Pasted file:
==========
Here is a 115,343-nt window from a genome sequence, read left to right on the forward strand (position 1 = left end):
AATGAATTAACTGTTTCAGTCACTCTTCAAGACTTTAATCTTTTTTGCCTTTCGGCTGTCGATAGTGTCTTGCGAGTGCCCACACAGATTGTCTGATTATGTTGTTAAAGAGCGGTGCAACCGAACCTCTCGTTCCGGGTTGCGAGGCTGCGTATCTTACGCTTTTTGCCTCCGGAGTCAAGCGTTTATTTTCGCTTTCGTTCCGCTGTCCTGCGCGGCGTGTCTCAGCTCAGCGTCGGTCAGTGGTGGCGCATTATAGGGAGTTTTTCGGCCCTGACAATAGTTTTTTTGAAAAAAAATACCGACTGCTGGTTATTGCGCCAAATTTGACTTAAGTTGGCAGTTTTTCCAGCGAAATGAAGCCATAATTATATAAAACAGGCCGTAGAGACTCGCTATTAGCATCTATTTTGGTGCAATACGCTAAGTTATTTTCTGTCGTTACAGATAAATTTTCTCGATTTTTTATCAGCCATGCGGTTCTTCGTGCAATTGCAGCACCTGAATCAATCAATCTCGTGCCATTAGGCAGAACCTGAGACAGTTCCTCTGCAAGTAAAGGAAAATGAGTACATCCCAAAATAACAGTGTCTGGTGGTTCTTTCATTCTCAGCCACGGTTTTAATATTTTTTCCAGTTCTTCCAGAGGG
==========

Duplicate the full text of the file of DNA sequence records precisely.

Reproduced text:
Here is a 115,343-nt window from a genome sequence, read left to right on the forward strand (position 1 = left end):
AATGAATTAACTGTTTCAGTCACTCTTCAAGACTTTAATCTTTTTTGCCTTTCGGCTGTCGATAGTGTCTTGCGAGTGCCCACACAGATTGTCTGATTATGTTGTTAAAGAGCGGTGCAACCGAACCTCTCGTTCCGGGTTGCGAGGCTGCGTATCTTACGCTTTTTGCCTCCGGAGTCAAGCGTTTATTTTCGCTTTCGTTCCGCTGTCCTGCGCGGCGTGTCTCAGCTCAGCGTCGGTCAGTGGTGGCGCATTATAGGGAGTTTTTCGGCCCTGACAATAGTTTTTTTGAAAAAAAATACCGACTGCTGGTTATTGCGCCAAATTTGACTTAAGTTGGCAGTTTTTCCAGCGAAATGAAGCCATAATTATATAAAACAGGCCGTAGAGACTCGCTATTAGCATCTATTTTGGTGCAATACGCTAAGTTATTTTCTGTCGTTACAGATAAATTTTCTCGATTTTTTATCAGCCATGCGGTTCTTCGTGCAATTGCAGCACCTGAATCAATCAATCTCGTGCCATTAGGCAGAACCTGAGACAGTTCCTCTGCAAGTAAAGGAAAATGAGTACATCCCAAAATAACAGTGTCTGGTGGTTCTTTCATTCTCAGCCACGGTTTTAATATTTTTTCCAGTTCTTCCAGAGGG